Ceduna Cup Fun
The Ceduna Cup is held in the small town on the Far West Coast of South Australia, and is a highlight on the cultural and social calendar. It is held in January each year and there are several value packages for out-of-towners who want to make the trip and experience the races and the rest of what the town has to offer.
Background to Ceduna
The town sits on Murat Bay, on the Eyre Peninsula’s west coast, and its name comes from the local Aboriginal word Chedoona, which is thought to mean a place to sit down and rest. Although the town is small, it has played a significant part in the overall development of Australia because it is a fishing port and railway hub. Scientific and economic activities continue to this day, and keep Ceduna relevant. The town is also on the National Highway of Australia so it is easy to get to, and is known as the gateway to the Nullarbor Plain. There are several different accommodation options and opportunities to swim, fish and explore in the surrounding conservation parks and beaches.
The Ceduna Cup
The Ceduna Cup is held on the town’s racecourse, and is managed by the Ceduna Racing Club under Thoroughbred Racing SA. The Club hosts other events as well, including the Southern Cross Television Christmas Races and the Thevenard Cup Wine and Gourmet Races, but the namesake cup remains the most popular.
The setting of the racecourse is very appealing, particularly to holidaymakers, and is only 500 meters from Shelley Beach. An elevated lawn area overlooks the track and is ideal for group marquees which can make the even more sociable. Novelty events, children’s entertainment, bookies and TAB services keep everyone entertained, and there are even live music events to round off the last few racing days.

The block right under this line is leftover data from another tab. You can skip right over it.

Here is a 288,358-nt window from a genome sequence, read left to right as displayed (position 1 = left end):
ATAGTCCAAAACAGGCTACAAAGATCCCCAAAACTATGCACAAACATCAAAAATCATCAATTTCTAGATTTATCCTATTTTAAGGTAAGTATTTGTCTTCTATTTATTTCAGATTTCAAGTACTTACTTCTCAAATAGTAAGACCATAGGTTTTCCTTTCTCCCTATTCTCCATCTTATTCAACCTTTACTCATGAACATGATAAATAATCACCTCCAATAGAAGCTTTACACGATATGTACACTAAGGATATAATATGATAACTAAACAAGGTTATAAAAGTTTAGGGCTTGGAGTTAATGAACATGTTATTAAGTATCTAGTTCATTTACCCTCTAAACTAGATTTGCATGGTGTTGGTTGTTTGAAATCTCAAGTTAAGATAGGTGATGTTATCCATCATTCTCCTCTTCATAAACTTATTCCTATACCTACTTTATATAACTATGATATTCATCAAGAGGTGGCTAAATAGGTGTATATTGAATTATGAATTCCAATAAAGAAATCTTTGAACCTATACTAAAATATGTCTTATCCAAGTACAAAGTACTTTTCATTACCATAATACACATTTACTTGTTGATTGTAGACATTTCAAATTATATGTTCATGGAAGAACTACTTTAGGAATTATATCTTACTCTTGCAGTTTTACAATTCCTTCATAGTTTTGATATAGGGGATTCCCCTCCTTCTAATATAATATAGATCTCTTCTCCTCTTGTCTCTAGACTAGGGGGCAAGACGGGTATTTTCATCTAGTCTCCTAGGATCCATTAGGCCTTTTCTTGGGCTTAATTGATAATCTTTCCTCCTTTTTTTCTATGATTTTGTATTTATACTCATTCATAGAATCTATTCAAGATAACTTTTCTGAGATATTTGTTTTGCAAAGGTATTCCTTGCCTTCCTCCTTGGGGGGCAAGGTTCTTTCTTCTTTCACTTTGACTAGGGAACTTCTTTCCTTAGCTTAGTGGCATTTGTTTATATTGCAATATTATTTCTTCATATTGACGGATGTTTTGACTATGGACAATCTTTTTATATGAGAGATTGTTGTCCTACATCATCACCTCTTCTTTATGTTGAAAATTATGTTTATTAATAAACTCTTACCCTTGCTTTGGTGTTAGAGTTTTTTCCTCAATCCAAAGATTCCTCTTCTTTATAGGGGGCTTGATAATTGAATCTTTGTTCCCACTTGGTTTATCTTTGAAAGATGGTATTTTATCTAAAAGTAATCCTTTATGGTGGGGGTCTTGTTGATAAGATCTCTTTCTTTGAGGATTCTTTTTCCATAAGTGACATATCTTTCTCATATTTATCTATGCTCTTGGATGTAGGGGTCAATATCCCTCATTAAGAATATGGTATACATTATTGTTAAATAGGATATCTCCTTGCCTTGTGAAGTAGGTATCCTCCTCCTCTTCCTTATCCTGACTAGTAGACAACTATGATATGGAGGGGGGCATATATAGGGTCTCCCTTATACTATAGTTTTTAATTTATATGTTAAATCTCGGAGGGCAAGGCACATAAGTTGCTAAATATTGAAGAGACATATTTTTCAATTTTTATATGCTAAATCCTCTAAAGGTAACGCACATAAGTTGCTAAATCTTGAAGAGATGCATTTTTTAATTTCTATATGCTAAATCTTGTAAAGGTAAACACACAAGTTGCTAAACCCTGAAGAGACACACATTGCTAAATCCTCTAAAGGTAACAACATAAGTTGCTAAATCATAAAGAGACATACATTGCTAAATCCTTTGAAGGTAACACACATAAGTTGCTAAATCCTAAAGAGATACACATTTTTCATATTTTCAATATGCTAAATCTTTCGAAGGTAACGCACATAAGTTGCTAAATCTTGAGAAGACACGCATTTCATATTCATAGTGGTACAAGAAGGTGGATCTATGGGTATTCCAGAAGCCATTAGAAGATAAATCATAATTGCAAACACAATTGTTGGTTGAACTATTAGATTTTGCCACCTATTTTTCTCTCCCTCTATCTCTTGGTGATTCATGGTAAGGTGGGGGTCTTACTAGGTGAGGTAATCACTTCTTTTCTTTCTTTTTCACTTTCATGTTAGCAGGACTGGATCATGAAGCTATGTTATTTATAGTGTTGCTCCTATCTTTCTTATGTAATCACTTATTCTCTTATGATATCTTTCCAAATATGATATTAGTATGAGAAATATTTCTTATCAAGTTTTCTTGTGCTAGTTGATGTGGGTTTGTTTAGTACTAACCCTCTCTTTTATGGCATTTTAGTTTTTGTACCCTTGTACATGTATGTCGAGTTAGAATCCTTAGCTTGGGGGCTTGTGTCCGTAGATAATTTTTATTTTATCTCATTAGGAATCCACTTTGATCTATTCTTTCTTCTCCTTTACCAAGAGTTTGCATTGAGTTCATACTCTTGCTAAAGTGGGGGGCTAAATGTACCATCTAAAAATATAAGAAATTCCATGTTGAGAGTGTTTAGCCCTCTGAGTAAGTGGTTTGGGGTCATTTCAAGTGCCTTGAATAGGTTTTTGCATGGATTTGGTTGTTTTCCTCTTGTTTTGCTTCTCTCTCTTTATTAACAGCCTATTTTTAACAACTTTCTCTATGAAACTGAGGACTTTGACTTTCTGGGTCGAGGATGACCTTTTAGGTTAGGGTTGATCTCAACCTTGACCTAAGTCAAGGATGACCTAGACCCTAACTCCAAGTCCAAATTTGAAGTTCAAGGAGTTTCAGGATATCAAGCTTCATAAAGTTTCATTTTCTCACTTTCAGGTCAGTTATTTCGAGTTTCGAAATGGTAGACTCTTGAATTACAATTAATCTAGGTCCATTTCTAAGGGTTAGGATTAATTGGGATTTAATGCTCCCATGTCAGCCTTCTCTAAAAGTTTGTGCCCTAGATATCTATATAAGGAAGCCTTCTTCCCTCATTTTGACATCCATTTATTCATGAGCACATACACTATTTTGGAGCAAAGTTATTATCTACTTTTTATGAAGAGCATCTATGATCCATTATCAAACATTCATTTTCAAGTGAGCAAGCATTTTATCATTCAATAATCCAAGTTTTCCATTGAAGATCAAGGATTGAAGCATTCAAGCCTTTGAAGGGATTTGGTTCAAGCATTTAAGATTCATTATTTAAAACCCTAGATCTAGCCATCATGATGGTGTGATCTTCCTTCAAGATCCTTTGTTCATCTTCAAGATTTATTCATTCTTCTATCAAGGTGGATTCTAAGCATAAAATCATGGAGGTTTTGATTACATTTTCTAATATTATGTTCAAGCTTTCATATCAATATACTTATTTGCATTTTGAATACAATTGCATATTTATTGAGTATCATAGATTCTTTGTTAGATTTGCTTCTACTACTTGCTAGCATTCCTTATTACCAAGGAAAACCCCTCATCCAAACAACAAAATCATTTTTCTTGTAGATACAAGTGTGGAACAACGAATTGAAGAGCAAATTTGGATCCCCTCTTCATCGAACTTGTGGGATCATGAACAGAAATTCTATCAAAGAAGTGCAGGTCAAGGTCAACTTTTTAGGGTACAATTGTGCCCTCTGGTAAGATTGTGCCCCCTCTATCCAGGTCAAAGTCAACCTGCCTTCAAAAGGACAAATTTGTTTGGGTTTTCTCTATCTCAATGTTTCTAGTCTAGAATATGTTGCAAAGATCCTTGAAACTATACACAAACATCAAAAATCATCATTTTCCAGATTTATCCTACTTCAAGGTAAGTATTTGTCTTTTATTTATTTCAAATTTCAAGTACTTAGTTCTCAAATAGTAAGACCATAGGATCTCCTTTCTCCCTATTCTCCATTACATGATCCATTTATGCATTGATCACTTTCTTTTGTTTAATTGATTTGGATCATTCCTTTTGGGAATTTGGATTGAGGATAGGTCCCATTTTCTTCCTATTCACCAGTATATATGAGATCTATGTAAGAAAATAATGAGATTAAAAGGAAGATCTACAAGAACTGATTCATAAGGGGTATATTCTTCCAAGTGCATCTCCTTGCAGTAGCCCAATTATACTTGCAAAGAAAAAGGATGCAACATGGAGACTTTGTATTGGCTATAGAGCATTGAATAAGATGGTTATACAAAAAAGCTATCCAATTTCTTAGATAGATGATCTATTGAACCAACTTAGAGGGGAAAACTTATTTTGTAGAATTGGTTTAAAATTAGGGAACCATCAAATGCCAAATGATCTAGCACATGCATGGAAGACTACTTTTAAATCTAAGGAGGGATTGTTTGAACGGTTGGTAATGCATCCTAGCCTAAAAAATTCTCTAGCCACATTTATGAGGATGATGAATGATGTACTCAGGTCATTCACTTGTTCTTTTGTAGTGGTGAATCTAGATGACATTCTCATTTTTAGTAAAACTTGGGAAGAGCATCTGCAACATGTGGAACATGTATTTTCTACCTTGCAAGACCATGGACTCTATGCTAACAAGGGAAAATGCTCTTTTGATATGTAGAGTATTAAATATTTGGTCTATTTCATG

The Ceduna Cup Carnival
The carnival starts a few days before the races, with the Calcutta. In the lead-up to this event tickets are sold for a small amount of money, with the money brought in from these sales creating a starting pool. On the night of the Calcutta a draw is held, and one ticket is taken out for each horse in the Cup. The holder of that ticket is then called the horse’s owner. The horses are then ranked in order from least to most likely winner, and an auction for the steeds is opened. Anyone can bid, and if the original owner wants to keep the horse, they must bid the highest. If this happens they only have to pay in half of what they bet, which goes directly into the prize pool. If a new bidder is successful, half of what they paid goes into the pool and the other half goes to the original owner. Payouts are made as percentages of the entire prize pool, with the owner of the winning horse getting the biggest amount. Other festivities usually continue the fun until the races actually beginning, featuring national and local Ceduna celebrities. The cup can serve as the initial reason to visit Ceduna, or can complement other activities well.